Social Science

CAHSI has established the Social Science Network, a network of social scientists who are interested in recruitment, retention, and advancement of Hispanic students and faculty in science, technology, engineering and mathematics (STEM) in general and computing and information science and engineering (CISE) in particular. The purpose of the Social Science Network is to enhance the understanding of CAHSI as to the causes and issues related to Hispanics entering, persisting and progressing in computing. The SSN is to contribute to CAHSI by stimulating or conducting new research to better understand underlying issues in the CAHSI effort, refining interventions, and devising new ones.

If you have interest in contributing to the Social Science Network, please contact CAHSI at:

Social Science Network Models

Research and program evaluation models provide a broader understanding to issues being investigated or the institutional practices, policies or programs being evaluated. This understanding is necessary to grapple with the complexity of the problem of Hispanic recruitment, retention and advancement in computing or STEM in general. Such models may be helpful in estimating the replicability of a program or practice for its adoption or adaptation at another institution. They may also be helpful in revising and the continual improvement of a program, department or institution, or in devising entirely new and innovative programs, practices or policies. They are also helpful in increasing our overall understanding and provide suggestions for future research.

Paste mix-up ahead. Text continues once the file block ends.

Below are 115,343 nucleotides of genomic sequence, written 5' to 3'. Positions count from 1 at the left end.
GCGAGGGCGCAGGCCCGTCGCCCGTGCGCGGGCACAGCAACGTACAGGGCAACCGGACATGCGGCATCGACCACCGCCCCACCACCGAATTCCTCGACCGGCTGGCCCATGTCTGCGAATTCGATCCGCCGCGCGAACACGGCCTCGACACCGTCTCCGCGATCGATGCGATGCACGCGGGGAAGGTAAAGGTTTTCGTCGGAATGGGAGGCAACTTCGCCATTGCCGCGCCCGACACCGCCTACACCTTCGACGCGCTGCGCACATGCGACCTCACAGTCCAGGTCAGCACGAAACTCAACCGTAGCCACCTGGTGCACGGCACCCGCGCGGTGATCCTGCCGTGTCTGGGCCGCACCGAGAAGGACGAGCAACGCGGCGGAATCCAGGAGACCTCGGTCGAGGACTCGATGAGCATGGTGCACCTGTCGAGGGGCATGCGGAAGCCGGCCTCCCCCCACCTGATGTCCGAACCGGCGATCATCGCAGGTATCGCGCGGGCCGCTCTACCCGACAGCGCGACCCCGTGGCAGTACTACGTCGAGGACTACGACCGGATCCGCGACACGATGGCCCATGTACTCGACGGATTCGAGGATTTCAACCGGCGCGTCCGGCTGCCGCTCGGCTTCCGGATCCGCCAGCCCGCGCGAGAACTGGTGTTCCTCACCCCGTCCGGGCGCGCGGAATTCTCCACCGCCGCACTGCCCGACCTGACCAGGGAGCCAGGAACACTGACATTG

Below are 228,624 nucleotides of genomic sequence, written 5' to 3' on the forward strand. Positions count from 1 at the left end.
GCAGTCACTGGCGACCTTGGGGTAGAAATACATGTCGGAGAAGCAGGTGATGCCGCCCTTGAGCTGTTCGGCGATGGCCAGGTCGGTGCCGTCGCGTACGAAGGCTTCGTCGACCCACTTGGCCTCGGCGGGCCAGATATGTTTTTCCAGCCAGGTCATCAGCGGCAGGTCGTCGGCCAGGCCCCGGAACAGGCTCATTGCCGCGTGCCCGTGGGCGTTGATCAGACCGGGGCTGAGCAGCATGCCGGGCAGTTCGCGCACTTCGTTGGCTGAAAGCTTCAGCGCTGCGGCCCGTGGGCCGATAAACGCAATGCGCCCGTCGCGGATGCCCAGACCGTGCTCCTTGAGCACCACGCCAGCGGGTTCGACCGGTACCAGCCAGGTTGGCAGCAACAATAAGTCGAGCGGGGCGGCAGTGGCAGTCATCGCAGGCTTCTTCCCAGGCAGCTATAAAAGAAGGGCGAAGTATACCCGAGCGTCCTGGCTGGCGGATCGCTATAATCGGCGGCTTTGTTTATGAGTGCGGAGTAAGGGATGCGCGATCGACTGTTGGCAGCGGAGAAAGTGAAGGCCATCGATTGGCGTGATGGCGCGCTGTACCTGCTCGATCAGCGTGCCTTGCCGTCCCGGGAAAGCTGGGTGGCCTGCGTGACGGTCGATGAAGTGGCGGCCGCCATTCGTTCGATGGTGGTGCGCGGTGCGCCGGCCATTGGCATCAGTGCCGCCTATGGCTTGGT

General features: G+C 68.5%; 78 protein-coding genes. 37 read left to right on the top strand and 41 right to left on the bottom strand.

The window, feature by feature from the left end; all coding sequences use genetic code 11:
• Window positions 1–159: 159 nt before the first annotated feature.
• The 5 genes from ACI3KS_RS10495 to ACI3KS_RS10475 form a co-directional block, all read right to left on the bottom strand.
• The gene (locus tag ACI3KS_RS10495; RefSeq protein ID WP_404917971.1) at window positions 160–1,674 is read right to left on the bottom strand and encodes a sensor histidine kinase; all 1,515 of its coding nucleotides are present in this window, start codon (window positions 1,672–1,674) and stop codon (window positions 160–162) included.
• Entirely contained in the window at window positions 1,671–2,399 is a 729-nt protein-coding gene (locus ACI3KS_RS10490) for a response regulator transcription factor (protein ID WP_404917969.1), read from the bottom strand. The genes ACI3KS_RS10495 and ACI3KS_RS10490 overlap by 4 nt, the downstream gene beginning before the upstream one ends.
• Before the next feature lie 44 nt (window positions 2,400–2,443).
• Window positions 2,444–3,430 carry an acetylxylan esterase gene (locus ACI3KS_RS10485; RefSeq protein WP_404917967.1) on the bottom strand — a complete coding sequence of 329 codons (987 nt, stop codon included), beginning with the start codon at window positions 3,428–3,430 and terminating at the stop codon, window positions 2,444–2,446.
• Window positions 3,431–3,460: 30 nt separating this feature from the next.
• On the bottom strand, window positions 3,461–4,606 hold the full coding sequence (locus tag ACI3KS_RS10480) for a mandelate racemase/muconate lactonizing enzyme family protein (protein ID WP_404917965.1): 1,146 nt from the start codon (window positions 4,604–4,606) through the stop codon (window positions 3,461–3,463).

Two NSF programs that have been generally regarded as quite successful are the Louis Stokes Alliance for Minority Participation (LSAMP) and the Model Institutions for Excellence (MIE). These programs have been extensively studied, and the Social Science Network provides brief introductions for CAHSI members and the general computer science, STEM, and HSI community.

The theoretical understanding of student retention has proven to be complex and research has shown that ethnicity, or being Hispanic and the conditions of their situation, can influence the nature of student retention. Amaury Nora and colleagues have investigated the issues and has strongly influenced the field. A white paper on some of these issues is provided here.

Advancing Hispanics to the doctorate to become part of the next generation of the professoriate is a major concern for CAHSI and the NSF. To end the underrepresentation of Hispanics in computing and other STEM fields there is a strong need for faculty role models for Hispanic students. Becoming a faculty member at the level of concern for CAHSI starts at the undergraduate level. HSIs consistently produce 33% of STEM baccalaureates and are well represented on the Top 50 baccalaureate origins of STEM Ph.Ds. The Social Science Network provides a brief introduction to an investigation of exemplary practices at the HSI baccalaureates origins of future STEM doctorates in this paper.